The Press Makes the Man —
I think I’ve seen this Columbia Journalism Review item blogged in a couple of places. Back when Kerry was being considered as Al Gore’s running mate, he was “handsome” and “charasmatic” and possessed of an “easy manor.” Now he’s “wooden,” “dour” and “aloof?”
Is it Christian to cut money for Head Start? Is it Christian to cut poor children off health care? Is it Christian to cut old people off Medicare? Is it Christian to write memos justifying torture? Is it Christian to cut after-school, nutrition and AIDS programs so multimillionaires can have bigger tax cuts?
What should we call it, then? Part II —
Kristoff sets aside Sudan today to scold liberals for calling Bush a liar. What is wrong with this man? “Stretched the truth”??!! And is there really any comparison to Clinton’s “stretched truths”? You’ve just got to read this. In fact, let me make it a little easier for you:
So is President Bush a liar?
Plenty of Americans think so. Bookshops are filled with titles about Mr. Bush like “Lies and the Lying Liars Who Tell Them,” “Big Lies,” “Thieves in High Places” and “The Lies of George W. Bush.”
A consensus is emerging on the left that Mr. Bush is fundamentally dishonest, perhaps even evil — a nut, yes, but mostly a liar and a schemer. That view is at the heart of Michael Moore’s scathing new documentary, “Fahrenheit 9/11.”
In the 1990’s, nothing made conservatives look more petty and simple-minded than their demonization of Bill and Hillary Clinton, who were even accused of spending their spare time killing Vince Foster and others. Mr. Clinton, in other words, left the right wing addled. Now Mr. Bush is doing the same to the left. For example, Mr. Moore hints that the real reason Mr. Bush invaded Afghanistan was to give his cronies a chance to profit by building an oil pipeline there.
“I’m just raising what I think is a legitimate question,” Mr. Moore told me, a touch defensively, adding, “I’m just posing a question.”
Right. And right-wing nuts were “just posing a question” about whether Mr. Clinton was a serial killer.
I’m against the “liar” label for two reasons. First, it further polarizes the political cesspool, and this polarization is making America increasingly difficult to govern. Second, insults and rage impede understanding.
In fact, of course, Mr. Bush did stretch the truth. The run-up to Iraq was all about exaggerations, but not flat-out lies. Indeed, there’s some evidence that Mr. Bush carefully avoids the most blatant lies — witness his meticulous descriptions of the periods in which he did not use illegal drugs.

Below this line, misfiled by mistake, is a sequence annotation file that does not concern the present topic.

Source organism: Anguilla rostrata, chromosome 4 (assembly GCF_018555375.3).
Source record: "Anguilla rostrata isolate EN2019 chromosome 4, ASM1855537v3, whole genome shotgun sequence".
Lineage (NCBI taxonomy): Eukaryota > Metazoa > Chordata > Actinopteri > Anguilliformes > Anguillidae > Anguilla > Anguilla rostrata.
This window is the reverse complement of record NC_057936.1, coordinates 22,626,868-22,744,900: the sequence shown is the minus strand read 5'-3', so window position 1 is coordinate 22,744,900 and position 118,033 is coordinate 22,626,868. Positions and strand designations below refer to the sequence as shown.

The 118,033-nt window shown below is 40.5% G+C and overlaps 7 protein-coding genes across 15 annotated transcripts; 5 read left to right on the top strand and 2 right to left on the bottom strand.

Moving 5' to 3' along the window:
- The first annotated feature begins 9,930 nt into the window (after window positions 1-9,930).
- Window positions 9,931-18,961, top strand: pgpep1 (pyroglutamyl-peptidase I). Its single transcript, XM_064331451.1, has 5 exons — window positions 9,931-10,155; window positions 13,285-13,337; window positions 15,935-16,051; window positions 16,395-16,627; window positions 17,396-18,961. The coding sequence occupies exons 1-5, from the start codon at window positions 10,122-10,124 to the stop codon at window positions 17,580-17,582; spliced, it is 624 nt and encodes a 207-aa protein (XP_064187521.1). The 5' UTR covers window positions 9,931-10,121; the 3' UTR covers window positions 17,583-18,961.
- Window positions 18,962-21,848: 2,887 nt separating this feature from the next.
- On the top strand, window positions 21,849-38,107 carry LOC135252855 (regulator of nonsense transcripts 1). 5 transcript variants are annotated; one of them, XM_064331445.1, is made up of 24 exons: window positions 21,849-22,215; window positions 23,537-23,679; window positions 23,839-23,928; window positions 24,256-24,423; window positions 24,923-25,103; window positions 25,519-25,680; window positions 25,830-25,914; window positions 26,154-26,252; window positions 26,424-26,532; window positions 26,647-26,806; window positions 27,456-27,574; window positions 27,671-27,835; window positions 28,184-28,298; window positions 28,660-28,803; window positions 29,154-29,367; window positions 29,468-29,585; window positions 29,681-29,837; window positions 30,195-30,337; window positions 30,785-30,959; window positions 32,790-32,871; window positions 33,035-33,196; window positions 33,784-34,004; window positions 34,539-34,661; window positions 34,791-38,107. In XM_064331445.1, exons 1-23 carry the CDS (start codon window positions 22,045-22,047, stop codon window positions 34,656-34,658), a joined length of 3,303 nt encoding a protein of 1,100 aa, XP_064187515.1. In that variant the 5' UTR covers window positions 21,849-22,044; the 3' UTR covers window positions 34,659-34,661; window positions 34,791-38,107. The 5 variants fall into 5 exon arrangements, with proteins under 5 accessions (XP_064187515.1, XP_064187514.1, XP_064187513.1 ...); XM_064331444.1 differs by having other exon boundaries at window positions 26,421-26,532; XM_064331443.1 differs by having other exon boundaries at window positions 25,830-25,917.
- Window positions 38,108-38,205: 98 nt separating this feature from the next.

True, Mr. Bush boasted that he doesn’t normally read newspaper articles, when his wife said he does. And Mr. Bush wrongly claimed that he was watching on television on the morning of 9/11 as the first airplane hit the World Trade Center. But considering the odd things the president often says (“I know how hard it is for you to put food on your family”), Mr. Bush always has available a prima facie defense of confusion.
Mr. Bush’s central problem is not that he was lying about Iraq, but that he was overzealous and self-deluded. He surrounded himself with like-minded ideologues, and they all told one another that Saddam was a mortal threat to us. They deceived themselves along with the public — a more common problem in government than flat-out lying.
It wasn’t surprising when the right foamed at the mouth during the Clinton years, for conservatives have always been quick to detect evil empires. But liberals love subtlety and describe the world in a palette of grays — yet many have now dropped all nuance about this president.
Mr. Bush got us into a mess by overdosing on moral clarity and self-righteousness, and embracing conspiracy theories of like-minded zealots. How sad that many liberals now seem intent on making the same mistakes.
Worth noting —
“A state of war is not a blank check for the President when it comes to the rights of the Nation’s citizens,” according to Supreme Court Justice Sandra Day O’Connor.